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Cato: Top 10 highlights from the Tokyo Motor Show

Excitement and anticipation were in the air at the 43rd Tokyo Motor Show, and with good reason. Japanese auto makers are profitable again, after years of struggling with economic woes and natural disasters.

Since the first show here was held almost 60 years ago in 1954, Tokyo has become famous for wild and fanciful concept cars that look into a possible future with wit and an almost child-like amusement at the possible, even if it might be ultimately unattainable.

This year we didn't find as many crazy concepts, but the Japanese car industry has plenty to be happy about in 2013.

Shuji Kajiyama/AP Photo

1. “Monozukuri”

This Japanese word translates into “making things.” This idea of making things, of how important it is to an island nation with no real natural resources, was on full display the night before the first of two press days. At an event in a sprawling ballroom in the Prince Park Tower hotel in Tokyo, the heads of each of the five largest Japanese car companies – Toyota, Nissan, Honda, Mazda and Mitsubishi – one by one talked about how their industry collectively responded in 2011 to the impact of the earthquake and tsunami that triggered the nuclear disaster at Fukushima Daiichi. They re-made damaged companies and communities out of tragedy.
Toru Hanai/Reuters

2. Carlos Ghosn is a rock star

The CEO of both Nissan Motor and Renault of France held court before and amongst 100 or so reporters, taking questions like a talk show host. One by one, he answered questions without notes, just a microphone in hand, stalking his interrogators in every corner of the room. Masterful. He is the most interesting car company executive in the world.
Toru Hanai/Reuters

3. Yamaha TRICITY concept

Commuters might just take to this three-wheel scooter. Yamaha says it will go on sale as a production vehicle in Japan next summer, but it’s unlikely to hit showrooms in Canada. Too bad. The TRICITY is a stable, lightweight city runabout with a small 125cc engine.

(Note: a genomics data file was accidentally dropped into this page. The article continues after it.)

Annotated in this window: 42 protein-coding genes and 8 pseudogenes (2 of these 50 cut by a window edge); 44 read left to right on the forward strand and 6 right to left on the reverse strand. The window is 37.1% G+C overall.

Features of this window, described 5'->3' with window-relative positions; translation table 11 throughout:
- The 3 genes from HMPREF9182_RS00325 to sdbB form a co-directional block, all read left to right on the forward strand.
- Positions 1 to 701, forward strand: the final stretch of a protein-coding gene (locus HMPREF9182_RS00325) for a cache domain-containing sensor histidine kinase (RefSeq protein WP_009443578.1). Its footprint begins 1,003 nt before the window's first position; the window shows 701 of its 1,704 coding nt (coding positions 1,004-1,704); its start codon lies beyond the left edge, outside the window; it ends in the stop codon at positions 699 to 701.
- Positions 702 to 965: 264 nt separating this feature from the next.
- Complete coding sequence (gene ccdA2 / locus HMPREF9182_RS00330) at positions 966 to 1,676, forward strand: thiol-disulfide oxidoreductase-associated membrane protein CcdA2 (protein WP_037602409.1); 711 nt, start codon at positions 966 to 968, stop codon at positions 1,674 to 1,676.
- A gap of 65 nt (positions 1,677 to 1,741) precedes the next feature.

Shizuo Kambayashi/AP Photo

4. The Official Tokyo Motor Show Guidebook 2013

For 500 yen or about $5, you can have a comprehensive guide to the top models on display at the Tokyo Motor Show. When I say model, I mean models – not cars, trucks, buses, motorcycle or concept. We’re talking about the young ladies who decorate the various stands at the show – their name, model year, dimensions, biography and where to find them at each exhibit. Political correctness has not overwhelmed this show, not yet – and not at other auto shows in Asia either.
Shizuo Kambayashi/AP Photo

5. Akio Toyoda has earned his stripes

The head of Toyota Motor, son of a CEO and grandson of the company’s founder, Akio Toyoda was considered by many to be too young and under-equipped for the job when he took charge in 2010. At this show, he was everywhere and very much in charge – even when he made a surprise appearance at Honda’s stand.
Shizuo Kambayashi/AP Photo

6. Concept cars

I love the Honda S660 Concept, a teeny, tiny roadster that speaks to anyone who craves an entertaining ride in an open-top car. Nissan’s BladeGlider will never sell as a production model, but this electric-powered, triangular three-seater is daring and worthy of applause. Toyota’s FCV Concept speaks to the company plan to put hydrogen fuel cell cars into play as green transportation. And Mitsubishi’s three concepts – the GC-PHEV, the XR-PHEV and the AR – are all wild and hugely entertaining.
Toru Hanai/Reuters

7. The weather

If you’re going to visit Tokyo, think about a trip in November. The typhoon season in October is over. And the cool winter weather is still weeks away. The sun shone everyday in Tokyo. The sky was so clear, I could see Mt. Fuji in the distance from my hotel room.
Yuya Shino/Reuters

8. Car companies who have said so long to Canada

The Suzuki Hustler is a micro wagon that looks like a lot fun but also practical. The Suzuki X-Lander is curious hybrid with a 1.3-litre engine, yet Suzuki says it’s an efficient off-roader. Too bad Suzuki has pulled out of North America.

9. Brave foreigners

Jaguar showed the coupe version of its F-Type and Porsche Macan unveiled its new compact SUV – simultaneously, in essence – with the Los Angeles Auto Show. Mostly, though, foreign car companies – non-Japanese – don’t put much effort into Tokyo. The Detroit Three weren’t there at all.

10. Shibuya Crossing

This is where Tokyo comes alive, especially at night. New York has Times Square, London Picadilly Circus and Tokyo, Shibuya Crossing. The lights are bright, pedestrians by the thousands can be seen crisscrossing the intersection in search the most fashionable stores, trendy restaurants and night spots. If you’ve watched Lost in Translation or The Fast and the Furious: Tokyo Drift, you’ve seen it. Even a trip to the Tokyo Motor Show can’t be only about the cars, right?

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